Kennedy Krieger patient's home gets 'Extreme Makeover' treatment

Through the magic of television, America and 180 other countries will watch tonight as ABC's Extreme Makeover: Home Edition unveils a new home for a 24-year-old quadriplegic patient at Baltimore's Kennedy Krieger Institute.

But in fact, Brian Keefer has been living in the house since it was finished in June, and he says it gives him "so much independence, it's incredible."

Keefer was paralyzed from the chest down in a gymnastics accident in 2008 and has been a patient at Kennedy Krieger since. He and his family were nominated anonymously and the show's producers approached Kennedy Krieger requesting its help to put together a wish list of amenities that would help create a dream home for him. The show also asked the staff to be involved with the filming of the show.

While the family, including three brothers and parents Steve and Dawn, vacationed in Colorado as guests of the show, local contractor Musser Home Builders, in consultation with the experts at Kennedy Krieger, spent 10 days redoing the home in York, Pa.

"They said the sky was the limit," said Kennedy Krieger physical therapist Nikia Stinson. "If we could do anything, what would we do.

"They asked us what equipment we would recommend to design the therapy room of his dreams. And how would we remodel the house to make it most accessible for him, so that he could be as independent as possible."

The producers took away the family's cell phones and computers so the surprise – which viewers will see tonight at 8 in the season premiere – would be complete.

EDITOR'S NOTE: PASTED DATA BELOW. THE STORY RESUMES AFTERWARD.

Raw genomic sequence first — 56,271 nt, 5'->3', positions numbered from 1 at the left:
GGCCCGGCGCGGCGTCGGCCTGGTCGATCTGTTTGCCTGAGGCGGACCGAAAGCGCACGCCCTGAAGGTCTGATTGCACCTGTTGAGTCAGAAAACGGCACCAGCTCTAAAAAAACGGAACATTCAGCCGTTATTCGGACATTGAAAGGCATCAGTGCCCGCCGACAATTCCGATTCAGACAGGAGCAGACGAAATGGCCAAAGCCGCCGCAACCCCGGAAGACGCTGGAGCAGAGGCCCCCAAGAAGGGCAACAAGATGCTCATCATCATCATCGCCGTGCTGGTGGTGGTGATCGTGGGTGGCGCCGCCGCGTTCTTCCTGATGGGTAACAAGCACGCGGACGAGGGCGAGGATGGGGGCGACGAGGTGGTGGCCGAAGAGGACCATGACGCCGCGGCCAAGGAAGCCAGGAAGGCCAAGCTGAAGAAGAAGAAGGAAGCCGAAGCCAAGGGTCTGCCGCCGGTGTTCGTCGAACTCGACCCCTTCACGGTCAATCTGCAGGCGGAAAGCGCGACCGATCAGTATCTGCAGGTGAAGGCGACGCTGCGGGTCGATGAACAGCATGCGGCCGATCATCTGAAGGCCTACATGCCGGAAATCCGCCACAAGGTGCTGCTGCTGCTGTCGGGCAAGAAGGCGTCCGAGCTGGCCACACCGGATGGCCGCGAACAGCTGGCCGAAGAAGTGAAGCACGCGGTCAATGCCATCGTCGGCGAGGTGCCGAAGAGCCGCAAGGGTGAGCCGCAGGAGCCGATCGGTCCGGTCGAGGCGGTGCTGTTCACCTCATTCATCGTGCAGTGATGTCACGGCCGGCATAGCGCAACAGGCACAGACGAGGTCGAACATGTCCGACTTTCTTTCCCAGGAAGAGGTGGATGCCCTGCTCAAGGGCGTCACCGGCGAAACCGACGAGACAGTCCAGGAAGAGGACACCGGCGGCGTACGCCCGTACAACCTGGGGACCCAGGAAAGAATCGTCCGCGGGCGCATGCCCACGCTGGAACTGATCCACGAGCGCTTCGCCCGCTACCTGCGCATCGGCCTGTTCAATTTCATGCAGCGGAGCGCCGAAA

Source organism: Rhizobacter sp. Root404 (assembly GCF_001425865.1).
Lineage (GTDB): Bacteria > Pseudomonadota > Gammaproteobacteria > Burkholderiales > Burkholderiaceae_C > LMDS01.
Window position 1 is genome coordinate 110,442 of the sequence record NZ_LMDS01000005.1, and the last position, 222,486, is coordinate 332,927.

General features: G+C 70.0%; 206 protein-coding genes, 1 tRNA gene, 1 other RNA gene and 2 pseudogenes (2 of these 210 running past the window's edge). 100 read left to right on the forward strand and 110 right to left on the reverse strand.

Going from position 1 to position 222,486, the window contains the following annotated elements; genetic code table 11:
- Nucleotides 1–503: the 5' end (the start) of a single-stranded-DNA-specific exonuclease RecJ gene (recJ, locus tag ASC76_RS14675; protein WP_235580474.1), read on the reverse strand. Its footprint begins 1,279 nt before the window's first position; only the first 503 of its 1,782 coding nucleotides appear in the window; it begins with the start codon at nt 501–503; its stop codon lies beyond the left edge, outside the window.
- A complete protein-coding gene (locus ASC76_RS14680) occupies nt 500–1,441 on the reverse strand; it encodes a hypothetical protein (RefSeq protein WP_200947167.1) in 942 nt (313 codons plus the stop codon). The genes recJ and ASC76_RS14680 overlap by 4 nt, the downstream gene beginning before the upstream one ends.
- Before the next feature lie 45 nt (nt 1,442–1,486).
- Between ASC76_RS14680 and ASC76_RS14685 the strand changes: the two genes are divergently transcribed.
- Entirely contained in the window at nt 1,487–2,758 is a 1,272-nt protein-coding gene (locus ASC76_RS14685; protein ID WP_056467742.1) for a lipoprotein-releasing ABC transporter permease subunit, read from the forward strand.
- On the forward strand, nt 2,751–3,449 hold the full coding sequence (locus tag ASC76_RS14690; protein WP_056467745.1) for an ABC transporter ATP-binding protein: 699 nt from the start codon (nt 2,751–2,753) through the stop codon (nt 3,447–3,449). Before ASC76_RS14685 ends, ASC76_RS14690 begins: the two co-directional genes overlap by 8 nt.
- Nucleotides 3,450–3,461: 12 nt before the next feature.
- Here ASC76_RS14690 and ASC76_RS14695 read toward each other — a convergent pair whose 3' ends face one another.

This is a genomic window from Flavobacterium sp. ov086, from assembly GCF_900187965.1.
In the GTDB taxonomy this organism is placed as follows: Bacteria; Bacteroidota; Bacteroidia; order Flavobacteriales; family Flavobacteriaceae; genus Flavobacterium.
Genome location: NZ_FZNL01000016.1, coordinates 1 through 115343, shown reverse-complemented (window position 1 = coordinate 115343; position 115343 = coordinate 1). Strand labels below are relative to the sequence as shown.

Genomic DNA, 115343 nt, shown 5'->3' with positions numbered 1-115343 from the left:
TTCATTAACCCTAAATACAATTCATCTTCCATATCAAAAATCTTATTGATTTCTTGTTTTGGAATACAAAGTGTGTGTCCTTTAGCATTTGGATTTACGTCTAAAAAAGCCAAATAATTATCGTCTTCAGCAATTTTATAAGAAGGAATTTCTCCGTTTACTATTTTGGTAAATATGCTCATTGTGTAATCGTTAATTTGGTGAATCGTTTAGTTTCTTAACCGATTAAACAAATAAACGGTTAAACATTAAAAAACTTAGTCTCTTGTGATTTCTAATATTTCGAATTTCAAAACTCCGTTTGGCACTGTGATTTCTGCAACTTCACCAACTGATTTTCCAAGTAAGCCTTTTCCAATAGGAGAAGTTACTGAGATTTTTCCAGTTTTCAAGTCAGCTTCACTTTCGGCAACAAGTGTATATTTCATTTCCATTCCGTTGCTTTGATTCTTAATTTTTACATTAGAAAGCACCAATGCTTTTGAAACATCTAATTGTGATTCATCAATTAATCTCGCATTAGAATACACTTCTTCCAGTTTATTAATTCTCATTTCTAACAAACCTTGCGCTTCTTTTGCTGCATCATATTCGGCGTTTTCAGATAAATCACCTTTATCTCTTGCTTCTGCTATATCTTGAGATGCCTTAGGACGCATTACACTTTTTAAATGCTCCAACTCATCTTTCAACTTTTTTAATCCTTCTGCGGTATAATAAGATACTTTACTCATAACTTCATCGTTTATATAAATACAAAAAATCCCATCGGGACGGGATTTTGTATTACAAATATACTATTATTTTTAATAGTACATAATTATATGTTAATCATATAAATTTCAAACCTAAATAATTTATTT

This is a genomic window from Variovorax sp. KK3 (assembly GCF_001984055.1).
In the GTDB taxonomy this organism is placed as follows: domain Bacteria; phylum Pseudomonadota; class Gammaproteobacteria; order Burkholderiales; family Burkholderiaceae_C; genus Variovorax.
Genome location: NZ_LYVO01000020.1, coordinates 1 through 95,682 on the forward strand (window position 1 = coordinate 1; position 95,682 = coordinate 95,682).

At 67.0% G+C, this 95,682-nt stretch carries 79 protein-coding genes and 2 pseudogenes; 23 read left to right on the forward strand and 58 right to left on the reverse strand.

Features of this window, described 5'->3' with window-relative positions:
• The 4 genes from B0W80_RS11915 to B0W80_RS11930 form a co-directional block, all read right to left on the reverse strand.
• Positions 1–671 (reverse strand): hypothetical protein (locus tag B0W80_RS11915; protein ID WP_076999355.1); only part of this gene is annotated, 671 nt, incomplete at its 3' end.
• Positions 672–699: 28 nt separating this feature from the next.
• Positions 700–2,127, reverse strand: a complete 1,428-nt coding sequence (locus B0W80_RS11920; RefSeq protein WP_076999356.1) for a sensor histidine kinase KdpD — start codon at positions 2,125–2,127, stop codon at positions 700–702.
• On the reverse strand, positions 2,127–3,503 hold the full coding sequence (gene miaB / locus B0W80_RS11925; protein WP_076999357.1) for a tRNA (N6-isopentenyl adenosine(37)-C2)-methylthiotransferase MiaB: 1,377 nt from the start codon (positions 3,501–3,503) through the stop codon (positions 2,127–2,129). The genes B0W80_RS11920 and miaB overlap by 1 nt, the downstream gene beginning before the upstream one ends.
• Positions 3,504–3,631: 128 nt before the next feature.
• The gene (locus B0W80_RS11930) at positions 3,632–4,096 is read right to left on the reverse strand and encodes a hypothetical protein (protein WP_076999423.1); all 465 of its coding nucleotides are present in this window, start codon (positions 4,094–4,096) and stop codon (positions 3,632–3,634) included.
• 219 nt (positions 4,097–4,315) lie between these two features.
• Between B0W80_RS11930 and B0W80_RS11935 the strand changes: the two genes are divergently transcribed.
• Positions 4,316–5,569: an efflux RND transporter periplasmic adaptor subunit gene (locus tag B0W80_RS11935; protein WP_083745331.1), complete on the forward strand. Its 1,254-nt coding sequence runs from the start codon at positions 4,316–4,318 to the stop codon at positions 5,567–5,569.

More than 5,000 volunteers, including 30 members of the Kennedy Krieger staff, worked on the house in order to complete the project in seven days and most of them were on hand for the unveiling in June. Many of the volunteers will be at a party tonight, hosted by Jeff Musser, the owner of Musser Home Builders, where they will watch the show.

The renovation includes a wing of the house for Keefer, who lives there with his parents and brother Colin, and an indoor HydroWorx therapy pool designed with the help of the staff at Kennedy Krieger. Keefer's father, who retired to be his son's full-time caregiver, has been trained by the institute's staff to help his son with the pool therapy.

"I can get a workout every day if I need it," said Keefer, who is finishing his senior year at Lock Haven University, in Lock Haven, Pa., where he was recently named homecoming king.

Keefer's story induced a number of manufacturers to donate equipment for the house. Among the adaptations are a body-weight support harness that moves along a special track throughout part of the house, allowing Keefer to move independently, and a voice operated system that allows him to open and close doors and do other tasks with vocal commands.

"It is incredible," said Keefer. "I can get around the house, open doors, turn on lights and the TV and get myself a drink.

"There is so much technology in the house. I didn't know a lot of that was out there."

Keefer's said his 22-year-old brother, Colin, likes the home improvements, too. "He loves it. He can do anything from his iPhone, and he likes to mess with me. He changes the channels on the TV."

The family did have a pool and had installed a lift, but it wasn't wheelchair accessible and it was outdoors. The new therapy pool will allow Keefer to exercise indoors in cold weather. The wing designed for Keefer is essentially an apartment, including its own entrance.

"I can get around the house," Keefer said of the modifications. Asked what he liked best, Keefer said, "my independence."


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